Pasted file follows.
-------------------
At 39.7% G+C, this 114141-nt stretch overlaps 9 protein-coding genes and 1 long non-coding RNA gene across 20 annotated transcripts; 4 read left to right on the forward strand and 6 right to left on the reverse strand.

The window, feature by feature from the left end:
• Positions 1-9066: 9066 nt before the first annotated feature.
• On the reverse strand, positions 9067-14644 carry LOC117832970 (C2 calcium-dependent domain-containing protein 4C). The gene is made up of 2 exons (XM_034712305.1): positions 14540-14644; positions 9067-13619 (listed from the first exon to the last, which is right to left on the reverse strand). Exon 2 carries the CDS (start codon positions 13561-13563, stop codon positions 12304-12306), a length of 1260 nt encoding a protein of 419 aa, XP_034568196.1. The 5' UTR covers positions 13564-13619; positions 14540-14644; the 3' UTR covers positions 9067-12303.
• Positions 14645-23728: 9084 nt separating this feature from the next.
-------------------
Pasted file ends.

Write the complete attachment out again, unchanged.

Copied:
At 39.7% G+C, this 114141-nt stretch overlaps 9 protein-coding genes and 1 long non-coding RNA gene across 20 annotated transcripts; 4 read left to right on the forward strand and 6 right to left on the reverse strand.

The window, feature by feature from the left end:
• Positions 1-9066: 9066 nt before the first annotated feature.
• On the reverse strand, positions 9067-14644 carry LOC117832970 (C2 calcium-dependent domain-containing protein 4C). The gene is made up of 2 exons (XM_034712305.1): positions 14540-14644; positions 9067-13619 (listed from the first exon to the last, which is right to left on the reverse strand). Exon 2 carries the CDS (start codon positions 13561-13563, stop codon positions 12304-12306), a length of 1260 nt encoding a protein of 419 aa, XP_034568196.1. The 5' UTR covers positions 13564-13619; positions 14540-14644; the 3' UTR covers positions 9067-12303.
• Positions 14645-23728: 9084 nt separating this feature from the next.